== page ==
Read by QxMD icon Read

Dietary nitrates

Andrew R Coggan
No abstract text is available yet for this article.
April 2018: Medicine and Science in Sports and Exercise
Theodore W Kurtz, Stephen E DiCarlo, Michal Pravenec, R Curtis Morris
High salt intake is one of the major dietary determinants of hypertension and cardiovascular disease in Japan and throughout the world. Although dietary salt restriction may be of clinical benefit in salt-sensitive individuals, many individuals may not wish, or be able to, reduce their intake of salt. Thus, identification of functional foods that can help protect against mechanistic abnormalities mediating salt-induced hypertension is an issue of considerable medical and scientific interest. According to the "vasodysfunction" theory of salt-induced hypertension, the hemodynamic abnormality initiating salt-induced increases in blood pressure usually involves subnormal vasodilation and abnormally increased vascular resistance in response to increased salt intake...
March 12, 2018: Journal of Cardiology
Ronald J Maughan, Louise M Burke, Jiri Dvorak, D Enette Larson-Meyer, Peter Peeling, Stuart M Phillips, Eric S Rawson, Neil P Walsh, Ina Garthe, Hans Geyer, Romain Meeusen, Lucas J C van Loon, Susan M Shirreffs, Lawrence L Spriet, Mark Stuart, Alan Vernec, Kevin Currell, Vidya M Ali, Richard Gm Budgett, Arne Ljungqvist, Margo Mountjoy, Yannis P Pitsiladis, Torbjørn Soligard, Uğur Erdener, Lars Engebretsen
Nutrition usually makes a small but potentially valuable contribution to successful performance in elite athletes, and dietary supplements can make a minor contribution to this nutrition programme. Nonetheless, supplement use is widespread at all levels of sport. Products described as supplements target different issues, including (1) the management of micronutrient deficiencies, (2) supply of convenient forms of energy and macronutrients, and (3) provision of direct benefits to performance or (4) indirect benefits such as supporting intense training regimens...
March 14, 2018: British Journal of Sports Medicine
Sinead T J Mcdonagh, Lee J Wylie, Christopher Thompson, Anni Vanhatalo, Andrew M Jones
This article provides an overview of the current literature relating to the efficacy of dietary nitrate (NO3 - ) ingestion in altering aspects of cardiovascular and metabolic health and exercise capacity in healthy and diseased individuals. The consumption of NO3 - -rich vegetables, such as spinach and beetroot, have been variously shown to promote nitric oxide bioavailability, reduce systemic blood pressure, enhance tissue blood flow, modulate muscle O2 utilisation and improve exercise tolerance both in normoxia and in hypoxia, as is commonly observed in a number of disease states...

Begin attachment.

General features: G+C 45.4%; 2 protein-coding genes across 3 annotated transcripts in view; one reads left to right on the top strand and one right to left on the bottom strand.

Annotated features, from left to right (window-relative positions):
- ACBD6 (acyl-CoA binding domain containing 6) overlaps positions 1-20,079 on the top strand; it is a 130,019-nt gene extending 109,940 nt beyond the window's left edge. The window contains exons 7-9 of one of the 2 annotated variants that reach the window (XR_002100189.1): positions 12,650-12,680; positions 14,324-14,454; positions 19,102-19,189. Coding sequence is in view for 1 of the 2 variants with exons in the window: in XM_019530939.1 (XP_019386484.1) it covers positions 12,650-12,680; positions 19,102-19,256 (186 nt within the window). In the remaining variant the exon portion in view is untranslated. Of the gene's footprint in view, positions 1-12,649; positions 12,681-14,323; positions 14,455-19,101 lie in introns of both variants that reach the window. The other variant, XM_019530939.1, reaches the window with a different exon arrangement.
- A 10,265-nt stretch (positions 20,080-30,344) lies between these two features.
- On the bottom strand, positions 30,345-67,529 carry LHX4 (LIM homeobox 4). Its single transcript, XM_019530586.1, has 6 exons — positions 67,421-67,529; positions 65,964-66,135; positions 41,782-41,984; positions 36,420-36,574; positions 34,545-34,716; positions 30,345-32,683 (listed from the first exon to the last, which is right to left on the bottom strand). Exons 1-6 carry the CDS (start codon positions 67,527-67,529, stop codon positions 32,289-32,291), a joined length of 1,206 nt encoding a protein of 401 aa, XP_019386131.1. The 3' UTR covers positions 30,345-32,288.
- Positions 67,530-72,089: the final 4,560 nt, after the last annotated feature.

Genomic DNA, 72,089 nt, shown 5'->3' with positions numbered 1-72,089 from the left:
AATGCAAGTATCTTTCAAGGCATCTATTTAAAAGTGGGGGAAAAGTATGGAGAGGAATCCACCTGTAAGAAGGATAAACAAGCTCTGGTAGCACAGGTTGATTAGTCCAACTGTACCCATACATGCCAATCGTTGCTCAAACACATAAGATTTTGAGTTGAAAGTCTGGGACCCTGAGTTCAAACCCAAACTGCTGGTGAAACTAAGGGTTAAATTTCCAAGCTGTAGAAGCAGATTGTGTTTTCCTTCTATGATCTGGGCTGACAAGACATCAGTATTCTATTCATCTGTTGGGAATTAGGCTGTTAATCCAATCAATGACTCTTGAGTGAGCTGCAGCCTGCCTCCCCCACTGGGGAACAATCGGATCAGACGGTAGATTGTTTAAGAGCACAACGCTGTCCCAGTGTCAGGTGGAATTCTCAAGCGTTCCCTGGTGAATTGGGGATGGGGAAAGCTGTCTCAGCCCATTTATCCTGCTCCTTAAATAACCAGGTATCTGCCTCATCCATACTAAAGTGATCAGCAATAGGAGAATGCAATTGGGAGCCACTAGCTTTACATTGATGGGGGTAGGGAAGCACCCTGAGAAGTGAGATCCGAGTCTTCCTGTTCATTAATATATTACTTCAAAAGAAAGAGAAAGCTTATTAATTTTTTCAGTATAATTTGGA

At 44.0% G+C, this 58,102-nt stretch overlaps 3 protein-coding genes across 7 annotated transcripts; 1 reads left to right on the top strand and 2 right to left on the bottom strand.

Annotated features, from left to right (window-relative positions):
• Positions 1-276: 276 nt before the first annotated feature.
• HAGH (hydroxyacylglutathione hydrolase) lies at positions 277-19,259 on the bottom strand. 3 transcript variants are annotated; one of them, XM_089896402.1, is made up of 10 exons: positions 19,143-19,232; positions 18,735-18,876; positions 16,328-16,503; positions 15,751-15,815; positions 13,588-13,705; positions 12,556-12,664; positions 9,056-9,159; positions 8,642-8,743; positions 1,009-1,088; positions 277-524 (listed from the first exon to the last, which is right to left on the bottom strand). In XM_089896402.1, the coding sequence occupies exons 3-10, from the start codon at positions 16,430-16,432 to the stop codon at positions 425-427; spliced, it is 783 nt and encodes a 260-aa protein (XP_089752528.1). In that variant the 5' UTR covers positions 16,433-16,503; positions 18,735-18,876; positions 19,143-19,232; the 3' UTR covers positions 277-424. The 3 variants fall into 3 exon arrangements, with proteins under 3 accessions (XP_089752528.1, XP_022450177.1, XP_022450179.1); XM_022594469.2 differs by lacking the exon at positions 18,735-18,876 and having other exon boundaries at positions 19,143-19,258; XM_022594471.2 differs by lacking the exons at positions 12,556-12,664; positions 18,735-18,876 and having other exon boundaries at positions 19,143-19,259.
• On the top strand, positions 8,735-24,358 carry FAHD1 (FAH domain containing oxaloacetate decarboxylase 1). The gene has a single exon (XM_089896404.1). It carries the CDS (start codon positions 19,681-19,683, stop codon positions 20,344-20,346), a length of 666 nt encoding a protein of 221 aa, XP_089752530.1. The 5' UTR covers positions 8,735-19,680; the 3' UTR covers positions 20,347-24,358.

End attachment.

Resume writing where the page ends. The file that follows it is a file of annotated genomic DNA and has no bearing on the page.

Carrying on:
March 13, 2018: European Journal of Sport Science
Zahra Bahadoran, Parvin Mirmiran, Fereidoun Azizi, Asghar Ghasemi
Inorganic nitrate (NO3 ) due to its potential endogenous conversion to nitric oxide (NO), is suggested as a compensatory fuel for disrupted NO pathways in the case of pathological stats during pregnancy. Dietary NO3 -rich supplement in the NO-deficient pregnant women is now suggested as a more appealing choice with fewer off-target effects which can attenuate hypertension and preeclampsia, improve placental blood flow and subsequently enhance maternal and neonatal health. There is also an increasing public interest and common health claims regarding beneficial effects of NO3 -rich dietary supplements like beetroot byproducts in pregnant women...
January 2018: Pregnancy Hypertension
Nicholas T Kruse, Kenichi Ueda, William E Hughes, Darren P Casey
Peripheral arterial disease (PAD) is characterized by a reduced blood flow (BF) and elevated blood pressure (pressor) response during lower extremity exercise. Although PAD is evident in the upper extremities no studies have determined BF and pressor responses during upper extremity exercise in PAD. Emerging evidence suggests that inorganic nitrate (NO3 ) supplementation may serve as an alternative dietary strategy to boost nitric oxide bioavailability, improving exercising BF and pressor responses during exercise...
March 9, 2018: American Journal of Physiology. Heart and Circulatory Physiology
Cynthia M F Monaco, Paula M Miotto, Jason S Huber, Luc J C van Loon, Jeremy A Simpson, Graham P Holloway
Supplementation with dietary inorganic nitrate (NO3 - ) is increasingly recognized to confer cardioprotective effects in both healthy and clinical populations. While the mechanism(s) remain ambiguous, in skeletal muscle, the oral consumption of sodium nitrate has been shown to improve mitochondrial efficiency. Whether sodium nitrate has similar effects on mitochondria within the heart is unknown. Therefore, we comprehensively investigated the effect of sodium nitrate supplementation on in vivo left ventricular (LV) function and mitochondrial bioenergetics...
March 7, 2018: American Journal of Physiology. Regulatory, Integrative and Comparative Physiology
Jacklyn K Jackson, Amanda J Patterson, Lesley K MacDonald-Wicks, Christopher Oldmeadow, Mark A McEvoy